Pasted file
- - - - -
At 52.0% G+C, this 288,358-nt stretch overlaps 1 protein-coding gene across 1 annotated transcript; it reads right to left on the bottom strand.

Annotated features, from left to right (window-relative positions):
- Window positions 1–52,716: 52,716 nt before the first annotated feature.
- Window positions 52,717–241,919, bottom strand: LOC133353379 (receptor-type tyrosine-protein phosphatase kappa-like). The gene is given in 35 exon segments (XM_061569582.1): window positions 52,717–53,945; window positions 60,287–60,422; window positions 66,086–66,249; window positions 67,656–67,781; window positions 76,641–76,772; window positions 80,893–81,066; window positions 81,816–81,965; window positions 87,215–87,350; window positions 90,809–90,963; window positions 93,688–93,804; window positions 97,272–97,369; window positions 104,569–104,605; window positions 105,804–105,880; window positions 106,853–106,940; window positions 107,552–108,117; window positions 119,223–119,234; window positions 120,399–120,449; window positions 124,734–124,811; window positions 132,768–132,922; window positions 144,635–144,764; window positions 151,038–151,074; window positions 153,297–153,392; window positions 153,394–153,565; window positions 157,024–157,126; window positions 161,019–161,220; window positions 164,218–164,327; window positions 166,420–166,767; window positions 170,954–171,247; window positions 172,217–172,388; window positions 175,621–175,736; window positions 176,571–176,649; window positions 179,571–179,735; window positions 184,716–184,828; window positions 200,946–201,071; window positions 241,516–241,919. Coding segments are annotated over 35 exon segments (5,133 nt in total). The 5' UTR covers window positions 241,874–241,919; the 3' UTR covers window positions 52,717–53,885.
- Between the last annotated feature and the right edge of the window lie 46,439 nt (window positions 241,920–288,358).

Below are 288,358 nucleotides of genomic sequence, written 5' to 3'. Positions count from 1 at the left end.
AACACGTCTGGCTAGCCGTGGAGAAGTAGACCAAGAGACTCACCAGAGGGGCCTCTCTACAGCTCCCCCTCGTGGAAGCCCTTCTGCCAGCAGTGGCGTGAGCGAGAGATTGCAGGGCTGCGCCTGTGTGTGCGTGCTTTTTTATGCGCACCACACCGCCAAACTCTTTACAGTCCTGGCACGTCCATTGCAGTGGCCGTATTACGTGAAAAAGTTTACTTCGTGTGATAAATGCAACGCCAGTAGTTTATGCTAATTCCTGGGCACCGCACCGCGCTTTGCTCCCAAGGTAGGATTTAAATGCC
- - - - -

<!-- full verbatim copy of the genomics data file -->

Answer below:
At 52.0% G+C, this 288,358-nt stretch overlaps 1 protein-coding gene across 1 annotated transcript; it reads right to left on the bottom strand.

Annotated features, from left to right (window-relative positions):
- Window positions 1–52,716: 52,716 nt before the first annotated feature.
- Window positions 52,717–241,919, bottom strand: LOC133353379 (receptor-type tyrosine-protein phosphatase kappa-like). The gene is given in 35 exon segments (XM_061569582.1): window positions 52,717–53,945; window positions 60,287–60,422; window positions 66,086–66,249; window positions 67,656–67,781; window positions 76,641–76,772; window positions 80,893–81,066; window positions 81,816–81,965; window positions 87,215–87,350; window positions 90,809–90,963; window positions 93,688–93,804; window positions 97,272–97,369; window positions 104,569–104,605; window positions 105,804–105,880; window positions 106,853–106,940; window positions 107,552–108,117; window positions 119,223–119,234; window positions 120,399–120,449; window positions 124,734–124,811; window positions 132,768–132,922; window positions 144,635–144,764; window positions 151,038–151,074; window positions 153,297–153,392; window positions 153,394–153,565; window positions 157,024–157,126; window positions 161,019–161,220; window positions 164,218–164,327; window positions 166,420–166,767; window positions 170,954–171,247; window positions 172,217–172,388; window positions 175,621–175,736; window positions 176,571–176,649; window positions 179,571–179,735; window positions 184,716–184,828; window positions 200,946–201,071; window positions 241,516–241,919. Coding segments are annotated over 35 exon segments (5,133 nt in total). The 5' UTR covers window positions 241,874–241,919; the 3' UTR covers window positions 52,717–53,885.
- Between the last annotated feature and the right edge of the window lie 46,439 nt (window positions 241,920–288,358).

Below are 288,358 nucleotides of genomic sequence, written 5' to 3'. Positions count from 1 at the left end.
AACACGTCTGGCTAGCCGTGGAGAAGTAGACCAAGAGACTCACCAGAGGGGCCTCTCTACAGCTCCCCCTCGTGGAAGCCCTTCTGCCAGCAGTGGCGTGAGCGAGAGATTGCAGGGCTGCGCCTGTGTGTGCGTGCTTTTTTATGCGCACCACACCGCCAAACTCTTTACAGTCCTGGCACGTCCATTGCAGTGGCCGTATTACGTGAAAAAGTTTACTTCGTGTGATAAATGCAACGCCAGTAGTTTATGCTAATTCCTGGGCACCGCACCGCGCTTTGCTCCCAAGGTAGGATTTAAATGCC